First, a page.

release the ruler.


4. The Subject should try to catch the ruler between the thumb and index finder as soon as it begins to
fall.
5. Report: Practice 10 drops, and then record the next 10 measurements in the Lab Report.
The number of milliseconds it takes for the Subject to catch the ruler is read from the values on

the ruler; use the value under the center of the thumb.
It may be necessary to estimate the number of milliseconds if the center of the thumb does not fall

directly on a labeled interval.


If you do not have a Reaction Time Ruler, use the following conversion:

Distance

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Reaction Time

2 in (~5 cm)

0.10 sec (100 ms)

4 in (~10 cm)

0.14 sec (140 ms)

6 in (~15 cm)

0.17 sec (170 ms)

8 in (~20 cm)

0.20 sec (200 ms)

10 in (~25.5 cm)

0.23 sec (230 ms)

12 in (~30.5 cm)

0.25 sec (250 ms)

17 in (~43 cm)

0.30 sec (300 ms)

24 in (~61 cm)

0.35 sec (350 ms)

31 in (~79 cm)

0.40 sec (400 ms)

39 in (~99 cm)

0.45 sec (450 ms)

48 in (~123 cm)

0.50 sec (500 ms)

69 in (~175 cm)

0.60 sec (600 ms)

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OR to be more precise, use the following formula:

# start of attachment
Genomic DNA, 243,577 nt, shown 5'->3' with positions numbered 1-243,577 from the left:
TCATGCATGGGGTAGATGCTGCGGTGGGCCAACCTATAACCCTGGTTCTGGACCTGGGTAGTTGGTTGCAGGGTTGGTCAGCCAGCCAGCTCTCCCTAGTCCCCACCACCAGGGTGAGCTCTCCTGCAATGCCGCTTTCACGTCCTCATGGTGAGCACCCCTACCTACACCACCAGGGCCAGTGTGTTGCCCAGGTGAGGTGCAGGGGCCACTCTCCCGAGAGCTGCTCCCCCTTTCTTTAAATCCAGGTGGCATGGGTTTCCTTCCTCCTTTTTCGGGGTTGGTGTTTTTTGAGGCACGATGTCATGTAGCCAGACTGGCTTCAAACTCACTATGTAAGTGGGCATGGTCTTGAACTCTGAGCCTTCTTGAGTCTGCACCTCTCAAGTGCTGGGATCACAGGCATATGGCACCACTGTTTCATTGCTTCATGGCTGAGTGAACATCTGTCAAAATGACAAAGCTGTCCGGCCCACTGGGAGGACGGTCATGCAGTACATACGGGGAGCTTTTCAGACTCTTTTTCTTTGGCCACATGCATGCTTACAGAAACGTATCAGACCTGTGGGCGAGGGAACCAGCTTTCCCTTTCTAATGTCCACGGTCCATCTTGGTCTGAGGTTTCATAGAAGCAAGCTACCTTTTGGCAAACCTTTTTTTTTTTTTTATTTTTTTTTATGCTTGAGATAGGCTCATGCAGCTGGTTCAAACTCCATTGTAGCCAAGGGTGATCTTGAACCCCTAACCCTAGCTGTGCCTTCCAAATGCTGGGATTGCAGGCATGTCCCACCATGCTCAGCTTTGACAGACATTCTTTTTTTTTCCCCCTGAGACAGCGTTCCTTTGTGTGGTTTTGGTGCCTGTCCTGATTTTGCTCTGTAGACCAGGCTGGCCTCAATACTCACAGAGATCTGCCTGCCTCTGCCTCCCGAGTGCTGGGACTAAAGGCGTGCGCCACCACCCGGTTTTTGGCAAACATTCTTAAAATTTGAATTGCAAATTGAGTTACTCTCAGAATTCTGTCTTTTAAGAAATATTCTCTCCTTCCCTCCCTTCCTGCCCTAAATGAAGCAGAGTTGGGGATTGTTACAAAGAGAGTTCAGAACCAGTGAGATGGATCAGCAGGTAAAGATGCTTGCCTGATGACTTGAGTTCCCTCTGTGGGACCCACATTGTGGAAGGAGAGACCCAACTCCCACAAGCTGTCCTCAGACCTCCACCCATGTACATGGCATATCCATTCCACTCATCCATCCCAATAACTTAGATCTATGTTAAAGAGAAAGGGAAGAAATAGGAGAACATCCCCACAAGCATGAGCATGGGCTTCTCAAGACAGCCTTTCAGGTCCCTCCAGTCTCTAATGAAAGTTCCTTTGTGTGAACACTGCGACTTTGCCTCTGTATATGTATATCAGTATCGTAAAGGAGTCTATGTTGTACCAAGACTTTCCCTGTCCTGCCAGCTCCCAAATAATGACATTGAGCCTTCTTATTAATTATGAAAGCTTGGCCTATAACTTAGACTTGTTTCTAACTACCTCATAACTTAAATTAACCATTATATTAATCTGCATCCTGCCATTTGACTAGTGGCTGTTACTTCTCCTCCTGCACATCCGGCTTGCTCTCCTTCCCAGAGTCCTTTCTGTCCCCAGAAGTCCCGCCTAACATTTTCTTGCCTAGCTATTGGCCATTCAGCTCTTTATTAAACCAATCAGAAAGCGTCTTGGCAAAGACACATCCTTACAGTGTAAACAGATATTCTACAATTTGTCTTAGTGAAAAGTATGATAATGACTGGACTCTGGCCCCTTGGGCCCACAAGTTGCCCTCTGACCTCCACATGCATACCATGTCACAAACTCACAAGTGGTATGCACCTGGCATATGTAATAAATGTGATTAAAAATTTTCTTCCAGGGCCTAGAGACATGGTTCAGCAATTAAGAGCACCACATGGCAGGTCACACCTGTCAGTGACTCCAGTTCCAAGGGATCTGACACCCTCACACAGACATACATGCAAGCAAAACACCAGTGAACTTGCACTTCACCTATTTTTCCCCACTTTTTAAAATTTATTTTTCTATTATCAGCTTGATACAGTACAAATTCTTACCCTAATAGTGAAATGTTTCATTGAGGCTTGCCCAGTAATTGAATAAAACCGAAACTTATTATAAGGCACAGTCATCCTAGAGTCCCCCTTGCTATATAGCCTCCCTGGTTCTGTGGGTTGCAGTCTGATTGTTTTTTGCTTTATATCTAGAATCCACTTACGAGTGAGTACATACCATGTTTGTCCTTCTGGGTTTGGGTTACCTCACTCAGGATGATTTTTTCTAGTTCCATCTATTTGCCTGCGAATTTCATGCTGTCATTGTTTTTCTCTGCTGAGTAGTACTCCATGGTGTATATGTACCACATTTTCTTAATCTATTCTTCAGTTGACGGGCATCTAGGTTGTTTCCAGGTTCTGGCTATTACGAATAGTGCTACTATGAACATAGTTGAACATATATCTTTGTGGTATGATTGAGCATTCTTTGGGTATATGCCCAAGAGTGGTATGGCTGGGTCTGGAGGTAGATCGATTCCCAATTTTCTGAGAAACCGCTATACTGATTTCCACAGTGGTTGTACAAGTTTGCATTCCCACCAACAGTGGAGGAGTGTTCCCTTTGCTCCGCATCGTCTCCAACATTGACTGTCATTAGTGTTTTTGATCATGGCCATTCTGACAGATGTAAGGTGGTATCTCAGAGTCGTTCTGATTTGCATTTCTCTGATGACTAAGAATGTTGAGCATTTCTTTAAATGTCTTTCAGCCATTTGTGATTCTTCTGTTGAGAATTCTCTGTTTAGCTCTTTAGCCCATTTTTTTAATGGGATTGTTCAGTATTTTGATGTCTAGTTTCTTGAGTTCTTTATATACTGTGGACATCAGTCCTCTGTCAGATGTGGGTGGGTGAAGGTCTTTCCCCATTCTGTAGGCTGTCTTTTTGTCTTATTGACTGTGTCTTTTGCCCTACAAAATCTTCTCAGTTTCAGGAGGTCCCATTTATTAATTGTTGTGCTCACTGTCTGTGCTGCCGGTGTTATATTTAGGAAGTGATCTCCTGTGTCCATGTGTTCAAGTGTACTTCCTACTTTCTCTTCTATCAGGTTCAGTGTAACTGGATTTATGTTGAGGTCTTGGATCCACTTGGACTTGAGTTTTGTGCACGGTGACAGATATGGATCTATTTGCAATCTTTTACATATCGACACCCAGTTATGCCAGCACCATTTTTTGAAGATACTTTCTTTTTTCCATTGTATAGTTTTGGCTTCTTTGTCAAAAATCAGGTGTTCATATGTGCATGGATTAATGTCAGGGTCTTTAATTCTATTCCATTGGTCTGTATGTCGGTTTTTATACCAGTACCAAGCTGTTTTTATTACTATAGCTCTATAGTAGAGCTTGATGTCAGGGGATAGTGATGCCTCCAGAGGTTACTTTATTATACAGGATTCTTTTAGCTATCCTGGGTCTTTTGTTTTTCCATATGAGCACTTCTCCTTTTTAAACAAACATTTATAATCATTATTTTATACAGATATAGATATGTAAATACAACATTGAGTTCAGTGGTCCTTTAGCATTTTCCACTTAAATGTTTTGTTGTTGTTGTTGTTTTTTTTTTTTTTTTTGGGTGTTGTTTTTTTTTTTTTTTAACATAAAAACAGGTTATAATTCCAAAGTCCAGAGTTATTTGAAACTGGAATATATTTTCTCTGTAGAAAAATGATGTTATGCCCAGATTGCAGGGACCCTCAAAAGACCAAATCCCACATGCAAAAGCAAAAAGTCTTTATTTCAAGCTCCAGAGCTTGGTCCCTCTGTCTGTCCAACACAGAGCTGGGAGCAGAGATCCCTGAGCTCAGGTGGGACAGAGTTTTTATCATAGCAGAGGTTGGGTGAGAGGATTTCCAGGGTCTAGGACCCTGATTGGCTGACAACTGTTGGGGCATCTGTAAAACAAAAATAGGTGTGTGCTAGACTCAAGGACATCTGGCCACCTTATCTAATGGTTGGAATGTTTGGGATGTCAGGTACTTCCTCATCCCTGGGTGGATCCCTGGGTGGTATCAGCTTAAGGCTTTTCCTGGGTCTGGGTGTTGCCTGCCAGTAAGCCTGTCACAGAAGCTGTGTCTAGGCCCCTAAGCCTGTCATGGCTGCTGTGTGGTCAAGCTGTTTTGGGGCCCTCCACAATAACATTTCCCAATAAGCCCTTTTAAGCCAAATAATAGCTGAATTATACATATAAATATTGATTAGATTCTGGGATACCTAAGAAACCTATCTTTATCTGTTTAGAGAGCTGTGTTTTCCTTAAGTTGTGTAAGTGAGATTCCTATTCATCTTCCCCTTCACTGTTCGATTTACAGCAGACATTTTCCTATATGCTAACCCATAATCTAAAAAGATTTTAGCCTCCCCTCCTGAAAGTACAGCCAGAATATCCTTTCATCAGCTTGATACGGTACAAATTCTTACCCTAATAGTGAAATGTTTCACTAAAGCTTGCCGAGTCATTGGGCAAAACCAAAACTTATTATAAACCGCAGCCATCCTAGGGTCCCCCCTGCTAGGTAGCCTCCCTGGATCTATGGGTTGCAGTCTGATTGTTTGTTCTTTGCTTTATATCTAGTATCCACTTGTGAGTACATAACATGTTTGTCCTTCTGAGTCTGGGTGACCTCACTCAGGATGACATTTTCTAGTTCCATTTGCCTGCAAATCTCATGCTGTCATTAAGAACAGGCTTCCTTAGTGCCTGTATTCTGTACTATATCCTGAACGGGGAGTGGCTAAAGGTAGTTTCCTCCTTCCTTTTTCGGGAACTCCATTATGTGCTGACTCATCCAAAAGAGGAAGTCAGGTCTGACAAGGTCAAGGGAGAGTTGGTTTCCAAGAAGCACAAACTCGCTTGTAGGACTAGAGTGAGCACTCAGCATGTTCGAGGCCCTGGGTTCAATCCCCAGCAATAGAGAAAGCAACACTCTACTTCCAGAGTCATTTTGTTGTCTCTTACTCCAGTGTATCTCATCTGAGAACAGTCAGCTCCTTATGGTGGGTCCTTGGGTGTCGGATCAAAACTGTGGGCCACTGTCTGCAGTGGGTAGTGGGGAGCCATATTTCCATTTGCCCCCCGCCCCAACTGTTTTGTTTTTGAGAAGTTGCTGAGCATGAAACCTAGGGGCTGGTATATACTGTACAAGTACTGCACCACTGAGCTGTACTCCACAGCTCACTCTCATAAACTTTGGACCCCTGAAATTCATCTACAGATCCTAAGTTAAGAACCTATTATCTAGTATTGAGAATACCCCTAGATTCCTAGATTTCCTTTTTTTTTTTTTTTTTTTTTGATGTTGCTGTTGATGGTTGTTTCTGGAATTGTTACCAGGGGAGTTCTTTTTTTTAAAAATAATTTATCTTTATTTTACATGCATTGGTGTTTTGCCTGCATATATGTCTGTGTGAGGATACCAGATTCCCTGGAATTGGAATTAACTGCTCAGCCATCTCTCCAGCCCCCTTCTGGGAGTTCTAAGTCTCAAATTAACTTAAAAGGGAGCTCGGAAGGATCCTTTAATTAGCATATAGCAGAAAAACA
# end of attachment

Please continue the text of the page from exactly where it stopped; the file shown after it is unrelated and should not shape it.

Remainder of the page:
where, t = time (in seconds); y = distance (in cm); g = 980 cm/sec2 (acceleration due to
gravity). Note: To use inches in your distance measurement, use g = 385.8 in/sec2.

Reaction Time Visual Stimulus


Trial #
1
2
3
4
5
6
7
8
9
10

Subject A (msec)
__________
__________
__________
__________
__________
__________
__________
__________
__________
__________

Subject B (msec)
__________
__________
__________
__________
__________
__________
__________
__________
__________
__________

6. Have the Subject and the Releaser change places and repeat steps 2-5
7. Report: Calculate the average reaction time (msec) for both Subjects.

Reaction Time: Auditory Stimulus Exercises


1. Open the Reaction Time lesson, L11-React-1.

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2. Have the Subject put on the headphones, hold the hand switch in his/her dominant hand, close his/her